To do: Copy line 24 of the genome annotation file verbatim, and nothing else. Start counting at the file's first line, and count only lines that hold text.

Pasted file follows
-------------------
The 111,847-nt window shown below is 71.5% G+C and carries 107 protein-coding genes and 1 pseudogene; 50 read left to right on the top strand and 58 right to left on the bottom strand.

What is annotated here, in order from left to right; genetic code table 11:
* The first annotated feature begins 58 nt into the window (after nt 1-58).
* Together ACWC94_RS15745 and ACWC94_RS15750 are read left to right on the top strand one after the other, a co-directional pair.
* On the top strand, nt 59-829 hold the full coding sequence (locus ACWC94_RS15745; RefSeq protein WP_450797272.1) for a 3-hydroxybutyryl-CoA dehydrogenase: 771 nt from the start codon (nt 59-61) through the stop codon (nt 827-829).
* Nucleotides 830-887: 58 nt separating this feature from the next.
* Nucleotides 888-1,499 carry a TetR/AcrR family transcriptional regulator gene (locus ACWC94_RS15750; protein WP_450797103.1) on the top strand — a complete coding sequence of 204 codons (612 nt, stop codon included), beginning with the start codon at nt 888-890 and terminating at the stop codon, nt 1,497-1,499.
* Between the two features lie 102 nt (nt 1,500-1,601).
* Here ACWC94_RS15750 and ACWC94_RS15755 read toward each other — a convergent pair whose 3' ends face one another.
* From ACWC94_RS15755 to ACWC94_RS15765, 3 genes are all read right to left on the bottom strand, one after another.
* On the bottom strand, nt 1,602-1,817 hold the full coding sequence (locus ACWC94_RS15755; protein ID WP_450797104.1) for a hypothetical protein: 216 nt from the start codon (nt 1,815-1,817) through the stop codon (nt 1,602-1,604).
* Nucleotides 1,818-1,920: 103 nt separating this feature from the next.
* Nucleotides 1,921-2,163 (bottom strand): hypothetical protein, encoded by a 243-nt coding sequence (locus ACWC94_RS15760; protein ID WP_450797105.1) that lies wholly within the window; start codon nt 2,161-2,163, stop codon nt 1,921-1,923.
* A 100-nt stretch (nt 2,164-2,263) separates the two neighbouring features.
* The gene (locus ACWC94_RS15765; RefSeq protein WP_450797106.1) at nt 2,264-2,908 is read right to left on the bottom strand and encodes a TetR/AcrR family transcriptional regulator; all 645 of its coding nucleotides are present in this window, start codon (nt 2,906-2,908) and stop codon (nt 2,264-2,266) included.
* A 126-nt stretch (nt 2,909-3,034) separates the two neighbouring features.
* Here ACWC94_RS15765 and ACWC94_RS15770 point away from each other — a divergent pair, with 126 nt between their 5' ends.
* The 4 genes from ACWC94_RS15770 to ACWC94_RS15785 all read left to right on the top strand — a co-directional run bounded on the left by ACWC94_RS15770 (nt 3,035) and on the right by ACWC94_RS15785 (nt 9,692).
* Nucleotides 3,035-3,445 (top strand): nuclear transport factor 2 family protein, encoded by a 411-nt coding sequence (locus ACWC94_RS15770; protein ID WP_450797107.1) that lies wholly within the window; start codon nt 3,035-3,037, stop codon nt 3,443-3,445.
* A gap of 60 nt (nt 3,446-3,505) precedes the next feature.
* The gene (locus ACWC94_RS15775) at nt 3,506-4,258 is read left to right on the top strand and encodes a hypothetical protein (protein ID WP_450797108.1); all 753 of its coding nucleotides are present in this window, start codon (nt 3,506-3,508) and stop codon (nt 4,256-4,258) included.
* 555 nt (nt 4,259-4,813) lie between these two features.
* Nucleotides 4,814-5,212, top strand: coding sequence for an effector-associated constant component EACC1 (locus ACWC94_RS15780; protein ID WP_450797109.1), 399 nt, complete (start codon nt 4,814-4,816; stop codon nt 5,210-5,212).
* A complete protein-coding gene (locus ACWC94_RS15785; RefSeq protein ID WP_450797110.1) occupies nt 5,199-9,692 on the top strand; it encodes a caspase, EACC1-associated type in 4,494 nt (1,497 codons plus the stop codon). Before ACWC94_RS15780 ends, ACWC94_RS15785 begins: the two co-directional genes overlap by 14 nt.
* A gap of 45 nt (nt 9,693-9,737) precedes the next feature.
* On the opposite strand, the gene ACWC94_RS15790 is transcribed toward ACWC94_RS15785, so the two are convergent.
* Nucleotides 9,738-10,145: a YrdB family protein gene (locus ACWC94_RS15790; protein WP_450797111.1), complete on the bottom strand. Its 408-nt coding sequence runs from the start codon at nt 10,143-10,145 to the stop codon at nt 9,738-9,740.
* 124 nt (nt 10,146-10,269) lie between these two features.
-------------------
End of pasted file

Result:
* A complete protein-coding gene (locus ACWC94_RS15785; RefSeq protein ID WP_450797110.1) occupies nt 5,199-9,692 on the top strand; it encodes a caspase, EACC1-associated type in 4,494 nt (1,497 codons plus the stop codon). Before ACWC94_RS15780 ends, ACWC94_RS15785 begins: the two co-directional genes overlap by 14 nt.